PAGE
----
By Darren Craig
As most readers will already know, the GDPR, General Data Protection Regulation, comes into force in May 2018. This major change to data protection and privacy legislation applies to any organisations that employ or serve EU citizens, which makes it pretty much a universal obligation for businesses in the UK. The penalties for non-compliance with GDPR legislation are potentially crippling – in serious cases, you can be fined the larger of €20 million or 4% of your previous year’s turnover.
So what are the key challenges facing organisations in the run-up to GDPR? In this blog, we look at five of the most common issues that Northdoor has been helping clients to tackle, starting with:
Under GDPR, you must be able to prove that any EU citizens you contact have consented to your use of their data for this purpose. “Consent” is defined as “any freely given, specific, informed and unambiguous indication of the data subject’s wishes by which he or she, by a statement or by a clear affirmative action, signifies agreement to the processing of personal data relating to him or her”.
The key point to note here is that you will need a positive decision for, rather than just the lack of a negative decision against. What’s more, you’ll need to be able to record this consent in an auditable form, and to show that it didn’t involve misleading or intimidating the person giving the consent. Finally, you’ll need to make it just as easy for people to withdraw their consent as it was to give it in the first place.
There has been extensive speculation about how the law will apply in B2C versus B2B contexts. Northdoor’s view is that there is no distinction between (for example) business email addresses and personal email addresses if they both name the person in a way that makes them identifiable.
However you and your legal advisers decide to implement the consent requirement, you will need to consider how to store and manage the consent status across any relevant systems in a secure, provable, error-free and cost-effective manner. Given the likelihood that you’ll also be interacting with third parties (supply-chain partners, external marketing agencies and so on), you may need to think about a centralised repository that securely aggregates data from multiple internal and external systems, and can push/pull consent information to and from them.
When an individual no longer wishes you to store or process their data, GDPR empowers them to ask you to erase it. As this needs to happen within a reasonably short timescale, you will need a rapid and efficient way to process requests for erasure and ensure that they are implemented across all systems, databases, and other repositories (both online and paper-based). The right to erasure also extends to archived data in backups.
To avoid fines for non-compliance within the expected timescales, you may need to introduce automated workflows for triggering and confirming the erasure of data from multiple internal and external systems.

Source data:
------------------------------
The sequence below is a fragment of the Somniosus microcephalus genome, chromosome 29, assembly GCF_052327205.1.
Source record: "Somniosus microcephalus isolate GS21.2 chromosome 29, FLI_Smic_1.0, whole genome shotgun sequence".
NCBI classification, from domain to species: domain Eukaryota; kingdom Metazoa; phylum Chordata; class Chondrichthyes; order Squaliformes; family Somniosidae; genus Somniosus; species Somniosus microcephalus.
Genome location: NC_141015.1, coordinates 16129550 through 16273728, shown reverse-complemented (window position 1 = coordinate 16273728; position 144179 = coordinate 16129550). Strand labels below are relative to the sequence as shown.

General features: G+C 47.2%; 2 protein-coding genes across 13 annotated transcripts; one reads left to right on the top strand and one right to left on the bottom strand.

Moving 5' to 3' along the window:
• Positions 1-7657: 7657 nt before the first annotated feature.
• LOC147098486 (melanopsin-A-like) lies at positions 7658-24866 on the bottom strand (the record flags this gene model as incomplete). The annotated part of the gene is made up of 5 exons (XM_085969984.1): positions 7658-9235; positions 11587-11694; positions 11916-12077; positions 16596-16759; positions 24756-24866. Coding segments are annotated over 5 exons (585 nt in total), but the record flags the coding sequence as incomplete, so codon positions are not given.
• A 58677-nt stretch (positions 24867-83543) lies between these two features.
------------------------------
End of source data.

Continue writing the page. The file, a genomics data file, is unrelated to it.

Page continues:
Third-party organisations are frequently involved in data breaches, such as the high-profile infractions at Target and Home Depot in the US. In the digital age, where marketing at scale often involves working with external technology firms, the UK ICO has stated that it will keep a close eye on arrangements that have the largest potential impact on the privacy rights of individuals.
Under GDPR, you need to be able to prove that your third-party partners – for example, external marketing agencies – are applying your own (ideally high!) standards to data protection and privacy. Given the potential for large amounts of customer data to be involved, this implies that you may need to introduce considerable automation, and/or have systems that enable you to recall all data from third-party control at the touch of a button.
The potential impact of financial penalties and reputational damage from GDPR makes it vital to embed compliance in the organisational culture. Employees at every level need to consider how they would feel about their data being processed, and seek to apply to same standards to their customers’ data.
GDPR establishes accountability as an organisational principle. To meet the expectations of the legislation, companies should establish clear responsibilities and budgets for compliance, properly document and record the stores and flows of personal data through systems (both electronic and paper-based), and implement awareness training for staff.
As stated earlier in this blog, GDPR requires that consent be “freely given.” Where there is perceived to be an imbalance of power between the consenting party and the organisation, that consent will be deemed invalid. Given the nature of the employee-employer relationship, it could, therefore, be tricky for employers to rely on “consent” to process their employee’s personal data.
Under GDPR compliance, there are alternative routes for data processors: for example, employers could argue that they need to process employees’ names and bank account details to meet the obligations of employment contracts. Likewise, employers may have a legal requirement to process data on absences to enable the payment of statutory sickness pay.
In fact, it is thought that most organisations will claim a “legitimate interest” in processing employees’ personal data, and that this interest logically outweighs the employees’ rights to privacy. Employers should probably not try to rely on employee consent, and should instead explore the idea of pursuing legitimate interest as grounds for data processing.